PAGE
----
privilege. We have to fly down from the moon now. Flock
back to this gutted country. Show up with our throats shining.
Natalie Giarratano is the author of Big Thicket Blues (Sundress Publications, 2017) and Leaving Clean, winner of the 2013 Liam Rector First Book Prize in Poetry. Her poems have appeared or are forthcoming in Waxwing, McNeese Review, Superstition Review, and Whale Road Review, among others. Originally from rural southeast Texas, she edits and lives in Fort Collins, CO, and was the city’s 2018-2020 poet laureate.
Greek Class Mourning Poem
In which Antigone returns
to Western Mass / Polynices
returns to Western Mass and
I am there too / where
Polynices taught Antigone
how to drag the smoke out
of a cigarette and later
/ years later / taught her that she was blackening
her lungs / he would
know, wouldn’t he? And he quit / for a time /
but she never quite could,
Antigone is stubborn / that blood /
is stubborn / in class they call it fate /
or curse / but I always called it
addiction / regardless
/ they’re all passed down /
through our bodies / our bodies / just vessels /
for the generations to pass through
In which Polynice’s body
was left out / for days and /
the Michigan cold picked
like ravens / at his eyes
un / wept / un / returned
In which Antigone took a red eye
back to Thebes which still hung
with Jocasta’s wintered silence /
all these years later it stays
in the blood / in the highways
In which Antigone and I
slice apples /
and when she buries him /
she mourns in the Greek way /
tearing at the hair,
my mother’s soft hair, covering
the face in dust,
her face / which I see rising
up through mine these days
In which Antigone survives it,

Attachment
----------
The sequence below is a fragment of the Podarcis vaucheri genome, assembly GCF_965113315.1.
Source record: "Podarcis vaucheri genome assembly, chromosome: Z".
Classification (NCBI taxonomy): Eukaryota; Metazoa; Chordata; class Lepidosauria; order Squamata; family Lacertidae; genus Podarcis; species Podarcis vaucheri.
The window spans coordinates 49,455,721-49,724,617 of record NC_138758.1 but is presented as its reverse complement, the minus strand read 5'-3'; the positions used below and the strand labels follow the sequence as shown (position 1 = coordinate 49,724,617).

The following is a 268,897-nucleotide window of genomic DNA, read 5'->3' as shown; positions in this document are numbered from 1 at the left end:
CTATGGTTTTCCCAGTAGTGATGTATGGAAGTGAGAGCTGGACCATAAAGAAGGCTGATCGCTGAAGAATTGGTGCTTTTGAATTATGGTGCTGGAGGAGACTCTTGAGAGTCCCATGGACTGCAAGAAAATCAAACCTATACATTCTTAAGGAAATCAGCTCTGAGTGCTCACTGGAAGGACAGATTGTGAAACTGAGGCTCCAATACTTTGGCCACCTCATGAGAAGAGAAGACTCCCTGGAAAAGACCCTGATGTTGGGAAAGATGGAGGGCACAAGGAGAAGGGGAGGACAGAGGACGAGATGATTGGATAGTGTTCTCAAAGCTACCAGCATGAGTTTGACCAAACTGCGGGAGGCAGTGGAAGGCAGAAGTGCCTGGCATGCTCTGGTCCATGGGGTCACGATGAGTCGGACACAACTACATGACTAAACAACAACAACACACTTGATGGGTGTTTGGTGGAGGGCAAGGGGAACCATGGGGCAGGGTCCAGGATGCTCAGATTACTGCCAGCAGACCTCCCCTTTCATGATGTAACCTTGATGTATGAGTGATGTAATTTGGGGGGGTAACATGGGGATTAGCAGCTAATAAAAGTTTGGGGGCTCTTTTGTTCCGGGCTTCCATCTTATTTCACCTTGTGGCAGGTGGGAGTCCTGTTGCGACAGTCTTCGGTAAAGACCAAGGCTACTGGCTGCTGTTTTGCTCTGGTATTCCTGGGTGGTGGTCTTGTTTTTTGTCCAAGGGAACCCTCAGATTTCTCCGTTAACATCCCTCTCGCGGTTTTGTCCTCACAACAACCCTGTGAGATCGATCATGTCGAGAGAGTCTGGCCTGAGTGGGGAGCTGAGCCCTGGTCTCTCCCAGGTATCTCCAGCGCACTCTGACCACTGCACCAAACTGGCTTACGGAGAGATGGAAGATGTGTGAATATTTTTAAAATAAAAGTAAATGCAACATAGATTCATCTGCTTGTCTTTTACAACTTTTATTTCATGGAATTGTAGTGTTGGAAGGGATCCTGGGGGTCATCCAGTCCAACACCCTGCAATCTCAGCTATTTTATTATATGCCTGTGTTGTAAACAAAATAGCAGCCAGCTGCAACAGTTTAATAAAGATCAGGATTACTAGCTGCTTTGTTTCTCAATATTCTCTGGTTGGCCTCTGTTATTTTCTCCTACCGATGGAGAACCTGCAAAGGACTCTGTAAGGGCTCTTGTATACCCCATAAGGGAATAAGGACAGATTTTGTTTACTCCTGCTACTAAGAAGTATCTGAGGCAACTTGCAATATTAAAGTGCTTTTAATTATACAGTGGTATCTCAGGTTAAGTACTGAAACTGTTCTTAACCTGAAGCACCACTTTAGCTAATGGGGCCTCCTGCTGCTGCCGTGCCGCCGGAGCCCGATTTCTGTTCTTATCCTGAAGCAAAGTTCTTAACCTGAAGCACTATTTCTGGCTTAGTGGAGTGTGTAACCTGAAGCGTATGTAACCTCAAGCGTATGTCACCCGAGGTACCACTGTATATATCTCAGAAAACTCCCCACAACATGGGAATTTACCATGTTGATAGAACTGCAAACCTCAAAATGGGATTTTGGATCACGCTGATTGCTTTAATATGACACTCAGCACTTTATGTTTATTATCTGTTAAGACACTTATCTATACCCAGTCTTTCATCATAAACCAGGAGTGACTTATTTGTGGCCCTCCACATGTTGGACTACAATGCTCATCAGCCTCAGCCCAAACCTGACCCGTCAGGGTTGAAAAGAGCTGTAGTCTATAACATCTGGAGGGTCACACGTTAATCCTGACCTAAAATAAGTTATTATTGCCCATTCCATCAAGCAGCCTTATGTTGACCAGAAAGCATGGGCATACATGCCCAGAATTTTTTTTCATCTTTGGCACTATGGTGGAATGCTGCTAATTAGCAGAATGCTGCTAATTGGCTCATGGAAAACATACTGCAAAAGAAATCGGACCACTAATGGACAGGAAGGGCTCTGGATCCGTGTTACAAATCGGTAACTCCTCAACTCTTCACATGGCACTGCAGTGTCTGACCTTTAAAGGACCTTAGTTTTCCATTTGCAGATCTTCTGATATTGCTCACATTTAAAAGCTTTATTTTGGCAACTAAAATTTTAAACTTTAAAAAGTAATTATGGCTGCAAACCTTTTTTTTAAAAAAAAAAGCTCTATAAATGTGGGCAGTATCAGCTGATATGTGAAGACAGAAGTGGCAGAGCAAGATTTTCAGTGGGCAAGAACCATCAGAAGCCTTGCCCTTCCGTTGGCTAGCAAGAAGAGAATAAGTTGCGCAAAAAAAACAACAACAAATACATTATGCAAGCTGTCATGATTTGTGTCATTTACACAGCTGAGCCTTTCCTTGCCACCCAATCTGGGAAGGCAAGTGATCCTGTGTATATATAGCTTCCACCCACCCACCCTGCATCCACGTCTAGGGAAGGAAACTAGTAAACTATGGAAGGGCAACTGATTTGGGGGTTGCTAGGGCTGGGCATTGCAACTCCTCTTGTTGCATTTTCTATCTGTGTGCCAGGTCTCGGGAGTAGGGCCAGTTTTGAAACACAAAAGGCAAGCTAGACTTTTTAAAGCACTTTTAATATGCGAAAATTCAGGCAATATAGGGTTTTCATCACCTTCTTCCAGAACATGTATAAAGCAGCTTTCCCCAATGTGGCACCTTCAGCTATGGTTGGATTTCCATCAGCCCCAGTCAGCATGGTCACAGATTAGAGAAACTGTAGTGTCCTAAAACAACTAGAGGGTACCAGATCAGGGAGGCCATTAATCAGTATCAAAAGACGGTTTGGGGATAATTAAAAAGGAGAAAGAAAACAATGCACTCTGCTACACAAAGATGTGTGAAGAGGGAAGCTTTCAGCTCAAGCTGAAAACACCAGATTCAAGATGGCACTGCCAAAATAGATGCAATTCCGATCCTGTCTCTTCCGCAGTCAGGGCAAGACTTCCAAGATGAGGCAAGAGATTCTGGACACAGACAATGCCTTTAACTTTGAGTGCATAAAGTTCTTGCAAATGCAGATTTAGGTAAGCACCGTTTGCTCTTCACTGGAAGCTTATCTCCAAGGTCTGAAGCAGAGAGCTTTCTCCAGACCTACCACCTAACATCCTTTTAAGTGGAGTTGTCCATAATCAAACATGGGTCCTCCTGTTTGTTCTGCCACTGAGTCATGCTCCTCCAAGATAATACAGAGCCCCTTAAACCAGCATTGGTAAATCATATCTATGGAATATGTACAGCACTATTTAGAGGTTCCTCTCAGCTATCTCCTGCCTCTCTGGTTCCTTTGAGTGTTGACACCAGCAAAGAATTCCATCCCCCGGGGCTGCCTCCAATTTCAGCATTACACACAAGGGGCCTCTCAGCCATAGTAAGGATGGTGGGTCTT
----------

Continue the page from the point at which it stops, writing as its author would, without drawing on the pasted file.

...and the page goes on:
and I do too,
and she takes me away from
the Dirce’s springs /
the Theban groves /
the smoke /
The Black Lake
When I was fifteen I decided that I was finally done carving myself into the world. I decided that I had become myself. That I belonged to my body and my body belonged to me and everything was this single selfness. When I was fifteen my body and I took a red-eye across the country. My mother was there too. We took a red-eye across the country and I woke up in the carcass of autumn. I was fifteen and the world was rotting leaves and birch trees that arched like ribs and an icy black lake like a pupil that had burst and swallowed the iris of an eye. The world was rotting and we had come to bury my mother’s brother. I was fifteen and I had just finished carving myself into the world. I was fifteen and I knew the boundaries of my selfness. Ice traced along the boundaries of the black lake and melted under a sticky white sun. My mother drove me along roads that you can’t ink into paper. She unfurled them. I was fifteen and she was forty-nine, or maybe fifteen, or maybe six. The boundaries of her selfness twitched and tangled there, like someone had snapped a taut wire and it had coiled in and in and in on itself. Autumn was rotting but frost came and tried to stitch it together — mud hardened at the graveyard, ice traced along the boundaries of the black lake. We buried my uncle with his mother. I was fifteen. My mother’s hands shook. Next to my mother, I shook. I was fifteen and time was no longer a thing bound and stitched. Time was the lake’s burst pupil, and time was my mother unfurling backroads along her arms. I was fifteen and I was finally done carving myself into the world. In the graveyard, snow flurried around my head. Or maybe it didn’t. But I see it that way, now. When I was fifteen, time was rotting among the birches ringing the black lake. When I was fifteen, I walked away from my body and became my mother, my grandmother, my aunt. When I was fifteen, we buried my uncle with his mother and I tucked my selfness beside them in the frost dirt. When I was fifteen, I belonged to my body and my body belonged to the black lake and my selfness was eaten by winter.
Emma Janssen is a 21 year-old queer poet from the Bay Area who reads books and does math at the University of Chicago. Outside of school and writing, she can be found swimming in cold water, doing environmental journalism, and chasing after street cats.
Write something about yourself. No need to be fancy, just an overview.